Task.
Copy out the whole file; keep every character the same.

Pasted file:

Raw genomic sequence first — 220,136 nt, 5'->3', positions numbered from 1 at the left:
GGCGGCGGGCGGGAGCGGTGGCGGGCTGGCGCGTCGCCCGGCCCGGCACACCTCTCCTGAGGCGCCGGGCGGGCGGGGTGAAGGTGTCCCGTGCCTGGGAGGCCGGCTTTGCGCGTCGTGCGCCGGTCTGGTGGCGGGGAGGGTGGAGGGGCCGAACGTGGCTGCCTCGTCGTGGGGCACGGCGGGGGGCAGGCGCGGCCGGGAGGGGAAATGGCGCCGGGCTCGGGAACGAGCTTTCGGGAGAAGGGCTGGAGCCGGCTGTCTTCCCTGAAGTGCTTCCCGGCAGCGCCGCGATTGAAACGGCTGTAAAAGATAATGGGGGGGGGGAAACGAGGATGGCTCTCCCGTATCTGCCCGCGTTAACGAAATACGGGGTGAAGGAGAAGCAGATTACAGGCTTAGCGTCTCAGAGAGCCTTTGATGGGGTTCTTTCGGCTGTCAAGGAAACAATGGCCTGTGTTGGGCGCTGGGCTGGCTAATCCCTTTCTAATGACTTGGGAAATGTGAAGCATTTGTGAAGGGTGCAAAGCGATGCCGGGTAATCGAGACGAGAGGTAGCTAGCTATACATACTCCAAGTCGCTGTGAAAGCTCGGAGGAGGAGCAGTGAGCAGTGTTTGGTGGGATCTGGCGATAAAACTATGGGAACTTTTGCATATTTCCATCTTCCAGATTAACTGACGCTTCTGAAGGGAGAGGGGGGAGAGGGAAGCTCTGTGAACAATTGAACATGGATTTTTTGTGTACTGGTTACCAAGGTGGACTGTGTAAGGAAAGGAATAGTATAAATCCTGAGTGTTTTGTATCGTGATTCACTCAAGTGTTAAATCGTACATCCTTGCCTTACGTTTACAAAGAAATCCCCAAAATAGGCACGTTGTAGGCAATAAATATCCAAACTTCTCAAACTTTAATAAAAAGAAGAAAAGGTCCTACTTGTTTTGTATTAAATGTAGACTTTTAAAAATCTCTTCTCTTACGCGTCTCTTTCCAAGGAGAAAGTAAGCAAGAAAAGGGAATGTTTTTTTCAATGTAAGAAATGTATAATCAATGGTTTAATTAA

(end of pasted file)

Raw genomic sequence first — 220,136 nt, 5'->3', positions numbered from 1 at the left:
GGCGGCGGGCGGGAGCGGTGGCGGGCTGGCGCGTCGCCCGGCCCGGCACACCTCTCCTGAGGCGCCGGGCGGGCGGGGTGAAGGTGTCCCGTGCCTGGGAGGCCGGCTTTGCGCGTCGTGCGCCGGTCTGGTGGCGGGGAGGGTGGAGGGGCCGAACGTGGCTGCCTCGTCGTGGGGCACGGCGGGGGGCAGGCGCGGCCGGGAGGGGAAATGGCGCCGGGCTCGGGAACGAGCTTTCGGGAGAAGGGCTGGAGCCGGCTGTCTTCCCTGAAGTGCTTCCCGGCAGCGCCGCGATTGAAACGGCTGTAAAAGATAATGGGGGGGGGGAAACGAGGATGGCTCTCCCGTATCTGCCCGCGTTAACGAAATACGGGGTGAAGGAGAAGCAGATTACAGGCTTAGCGTCTCAGAGAGCCTTTGATGGGGTTCTTTCGGCTGTCAAGGAAACAATGGCCTGTGTTGGGCGCTGGGCTGGCTAATCCCTTTCTAATGACTTGGGAAATGTGAAGCATTTGTGAAGGGTGCAAAGCGATGCCGGGTAATCGAGACGAGAGGTAGCTAGCTATACATACTCCAAGTCGCTGTGAAAGCTCGGAGGAGGAGCAGTGAGCAGTGTTTGGTGGGATCTGGCGATAAAACTATGGGAACTTTTGCATATTTCCATCTTCCAGATTAACTGACGCTTCTGAAGGGAGAGGGGGGAGAGGGAAGCTCTGTGAACAATTGAACATGGATTTTTTGTGTACTGGTTACCAAGGTGGACTGTGTAAGGAAAGGAATAGTATAAATCCTGAGTGTTTTGTATCGTGATTCACTCAAGTGTTAAATCGTACATCCTTGCCTTACGTTTACAAAGAAATCCCCAAAATAGGCACGTTGTAGGCAATAAATATCCAAACTTCTCAAACTTTAATAAAAAGAAGAAAAGGTCCTACTTGTTTTGTATTAAATGTAGACTTTTAAAAATCTCTTCTCTTACGCGTCTCTTTCCAAGGAGAAAGTAAGCAAGAAAAGGGAATGTTTTTTTCAATGTAAGAAATGTATAATCAATGGTTTAATTAA